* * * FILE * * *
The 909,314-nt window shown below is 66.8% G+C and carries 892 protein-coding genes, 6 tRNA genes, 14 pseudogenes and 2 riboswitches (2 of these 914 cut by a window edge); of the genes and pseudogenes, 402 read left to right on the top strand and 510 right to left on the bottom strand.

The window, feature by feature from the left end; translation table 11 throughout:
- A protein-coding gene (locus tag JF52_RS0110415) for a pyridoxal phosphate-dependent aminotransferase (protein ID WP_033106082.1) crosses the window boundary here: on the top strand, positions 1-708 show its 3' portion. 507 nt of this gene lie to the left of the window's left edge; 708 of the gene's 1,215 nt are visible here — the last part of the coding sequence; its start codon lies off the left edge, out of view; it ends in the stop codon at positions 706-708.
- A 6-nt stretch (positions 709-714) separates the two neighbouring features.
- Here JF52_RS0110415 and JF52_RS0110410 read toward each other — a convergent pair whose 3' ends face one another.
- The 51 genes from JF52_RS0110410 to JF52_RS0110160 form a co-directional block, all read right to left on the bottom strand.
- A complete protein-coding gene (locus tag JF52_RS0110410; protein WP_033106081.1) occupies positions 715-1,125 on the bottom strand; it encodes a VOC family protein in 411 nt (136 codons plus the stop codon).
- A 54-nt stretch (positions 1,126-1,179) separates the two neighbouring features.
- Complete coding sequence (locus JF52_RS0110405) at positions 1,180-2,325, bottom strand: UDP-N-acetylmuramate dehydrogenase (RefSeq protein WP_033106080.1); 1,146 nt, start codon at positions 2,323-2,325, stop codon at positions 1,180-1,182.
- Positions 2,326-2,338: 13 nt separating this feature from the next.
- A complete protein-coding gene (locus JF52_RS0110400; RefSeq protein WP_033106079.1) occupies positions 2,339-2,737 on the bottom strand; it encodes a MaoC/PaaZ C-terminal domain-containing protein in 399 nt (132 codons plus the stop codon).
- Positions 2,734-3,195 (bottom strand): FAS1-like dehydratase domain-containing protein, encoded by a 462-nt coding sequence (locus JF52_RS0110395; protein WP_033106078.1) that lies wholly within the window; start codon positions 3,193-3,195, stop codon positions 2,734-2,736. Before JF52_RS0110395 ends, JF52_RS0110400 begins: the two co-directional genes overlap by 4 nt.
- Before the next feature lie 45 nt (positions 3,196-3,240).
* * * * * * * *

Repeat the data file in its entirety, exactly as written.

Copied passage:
The 909,314-nt window shown below is 66.8% G+C and carries 892 protein-coding genes, 6 tRNA genes, 14 pseudogenes and 2 riboswitches (2 of these 914 cut by a window edge); of the genes and pseudogenes, 402 read left to right on the top strand and 510 right to left on the bottom strand.

The window, feature by feature from the left end; translation table 11 throughout:
- A protein-coding gene (locus tag JF52_RS0110415) for a pyridoxal phosphate-dependent aminotransferase (protein ID WP_033106082.1) crosses the window boundary here: on the top strand, positions 1-708 show its 3' portion. 507 nt of this gene lie to the left of the window's left edge; 708 of the gene's 1,215 nt are visible here — the last part of the coding sequence; its start codon lies off the left edge, out of view; it ends in the stop codon at positions 706-708.
- A 6-nt stretch (positions 709-714) separates the two neighbouring features.
- Here JF52_RS0110415 and JF52_RS0110410 read toward each other — a convergent pair whose 3' ends face one another.
- The 51 genes from JF52_RS0110410 to JF52_RS0110160 form a co-directional block, all read right to left on the bottom strand.
- A complete protein-coding gene (locus tag JF52_RS0110410; protein WP_033106081.1) occupies positions 715-1,125 on the bottom strand; it encodes a VOC family protein in 411 nt (136 codons plus the stop codon).
- A 54-nt stretch (positions 1,126-1,179) separates the two neighbouring features.
- Complete coding sequence (locus JF52_RS0110405) at positions 1,180-2,325, bottom strand: UDP-N-acetylmuramate dehydrogenase (RefSeq protein WP_033106080.1); 1,146 nt, start codon at positions 2,323-2,325, stop codon at positions 1,180-1,182.
- Positions 2,326-2,338: 13 nt separating this feature from the next.
- A complete protein-coding gene (locus JF52_RS0110400; RefSeq protein WP_033106079.1) occupies positions 2,339-2,737 on the bottom strand; it encodes a MaoC/PaaZ C-terminal domain-containing protein in 399 nt (132 codons plus the stop codon).
- Positions 2,734-3,195 (bottom strand): FAS1-like dehydratase domain-containing protein, encoded by a 462-nt coding sequence (locus JF52_RS0110395; protein WP_033106078.1) that lies wholly within the window; start codon positions 3,193-3,195, stop codon positions 2,734-2,736. Before JF52_RS0110395 ends, JF52_RS0110400 begins: the two co-directional genes overlap by 4 nt.
- Before the next feature lie 45 nt (positions 3,196-3,240).